In this paper we conduct an out-of-sample test of two behavioral theories that have been proposed to explain momentum in stock returns. We test the gradual-information-diffusion model of Hong and Stein (1999) and the investor conservatism bias model of Barberis, Shleifer and Vishny (1998) in a sample of 13 European stock markets during the period 1988 to 2001. These two models predict that momentum comes from the (i) gradual dissemination of firm-specific information and (ii) investors\u2019 failure to update their beliefs sufficiently when they observe new public information. The findings of this study are consistent with the predictions of the behavioral models of Hong and Stein\u2019s (1999) and Barberis et al. (1998). The evidence shows that momentum is the result of the gradual diffusion of private information and investors\u2019 psychological conservatism reflected on the systematic errors they make in forming earnings expectations by not updating them adequately relative to their prior beliefs and by undervaluing the statistical weight of new information.
*Department of Finance, Stern School of Business, New York University, 44 West 4th Street, New York, NY 10012, Tel:(212) 998-0432, Fax:(212) 994-422, E-mail:email@example.com, Department of Accounting and Finance, Cardiff Business School, Cardiff, UK CF10 3EU, Tel: 02920 876804, Fax: 02920 876804 E-mailm c k n i g h t p j @ c a r d i f f . a c . u k, respectively.
We are grateful for the financial support provided by INQUIRE, EUROPE and The Leverhulme Trust. The authors also gratefully acknowledge the contribution of Thomson Financial for providing earnings per share forecast data, available through the Institutional Brokers Estimate System I/B/E/S. This data has been provided as part of a broad academic program to encourage earnings expectations research.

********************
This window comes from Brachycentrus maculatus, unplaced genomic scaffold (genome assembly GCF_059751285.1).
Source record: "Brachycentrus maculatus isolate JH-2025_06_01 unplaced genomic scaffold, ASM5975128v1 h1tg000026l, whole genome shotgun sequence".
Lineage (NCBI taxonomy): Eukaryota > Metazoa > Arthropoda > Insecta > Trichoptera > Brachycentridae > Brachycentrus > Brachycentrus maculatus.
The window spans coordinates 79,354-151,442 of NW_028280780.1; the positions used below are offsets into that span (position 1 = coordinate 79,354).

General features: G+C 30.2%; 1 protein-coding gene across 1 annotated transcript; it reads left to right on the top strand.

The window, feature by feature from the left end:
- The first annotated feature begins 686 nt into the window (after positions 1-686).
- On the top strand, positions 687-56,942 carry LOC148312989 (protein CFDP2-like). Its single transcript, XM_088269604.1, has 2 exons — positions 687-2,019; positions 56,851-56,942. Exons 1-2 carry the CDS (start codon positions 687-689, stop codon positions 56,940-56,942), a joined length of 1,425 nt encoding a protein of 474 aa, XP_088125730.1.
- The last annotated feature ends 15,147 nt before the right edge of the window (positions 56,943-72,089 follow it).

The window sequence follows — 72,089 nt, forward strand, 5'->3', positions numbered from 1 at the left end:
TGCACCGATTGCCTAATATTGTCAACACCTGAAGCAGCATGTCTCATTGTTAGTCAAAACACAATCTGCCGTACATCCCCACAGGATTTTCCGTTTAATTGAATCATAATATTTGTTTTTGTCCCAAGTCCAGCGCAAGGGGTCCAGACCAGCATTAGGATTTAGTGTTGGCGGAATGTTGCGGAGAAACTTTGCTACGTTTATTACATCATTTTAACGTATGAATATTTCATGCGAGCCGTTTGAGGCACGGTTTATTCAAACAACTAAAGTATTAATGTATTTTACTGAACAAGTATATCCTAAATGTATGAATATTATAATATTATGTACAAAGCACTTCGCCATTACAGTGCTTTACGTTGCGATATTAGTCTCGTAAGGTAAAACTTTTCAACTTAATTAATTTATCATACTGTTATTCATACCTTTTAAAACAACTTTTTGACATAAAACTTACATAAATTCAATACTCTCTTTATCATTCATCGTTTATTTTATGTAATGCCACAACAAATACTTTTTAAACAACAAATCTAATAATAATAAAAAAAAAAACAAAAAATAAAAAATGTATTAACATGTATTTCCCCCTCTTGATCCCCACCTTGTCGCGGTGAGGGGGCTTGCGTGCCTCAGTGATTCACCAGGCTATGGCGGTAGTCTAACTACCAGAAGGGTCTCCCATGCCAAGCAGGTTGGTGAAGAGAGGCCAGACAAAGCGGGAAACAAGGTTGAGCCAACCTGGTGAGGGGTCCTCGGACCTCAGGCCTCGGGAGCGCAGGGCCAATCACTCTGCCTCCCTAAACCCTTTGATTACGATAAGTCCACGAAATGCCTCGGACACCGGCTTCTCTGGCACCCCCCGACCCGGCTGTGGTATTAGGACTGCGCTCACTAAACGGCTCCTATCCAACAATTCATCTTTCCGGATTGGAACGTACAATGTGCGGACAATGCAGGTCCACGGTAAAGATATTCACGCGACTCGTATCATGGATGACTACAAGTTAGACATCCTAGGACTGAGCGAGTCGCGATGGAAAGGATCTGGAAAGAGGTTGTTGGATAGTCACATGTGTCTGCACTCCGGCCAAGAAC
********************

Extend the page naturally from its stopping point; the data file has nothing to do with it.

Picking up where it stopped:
Several recent papers have shown that stock returns are related to past performance-that is, past losers tend to be future winners and past winners are future losers. Jagadeesh and Titman (1993, 2001), and Asness (1994), using U. S. samples of stocks, find that when portfolios are formed over a short-term (from three months to a year) horizon, stock returns performance persists. A strategy that buys past six-month winners (stocks in the top performance decile) and shorts past six-month losers (stocks in the bottom performance decile) earns approximately one percent per month. Rouwnehorst (1998) finds stock return momentum in a sample of 12 European countries over the 1980-1995 period.1 While there has been considerable evidence in support of momentum in stock returns it remains unclear whether the medium-term continuation pattern in stock returns reflects risk or market\u2019s improper response to information. Conrad and Kaul (1998), for instance, suggest a risk- based explanation. Fama and French (1996), however, show that their three-factor model fails to explain this return pattern. The seminal work of Ball and Brown (1968), and more recent evidence by Chan, Jagadeesh, and Lakonishok (1996), suggest that momentum is a symptom of underreaction.2 That is, prices adjust slowly to new information.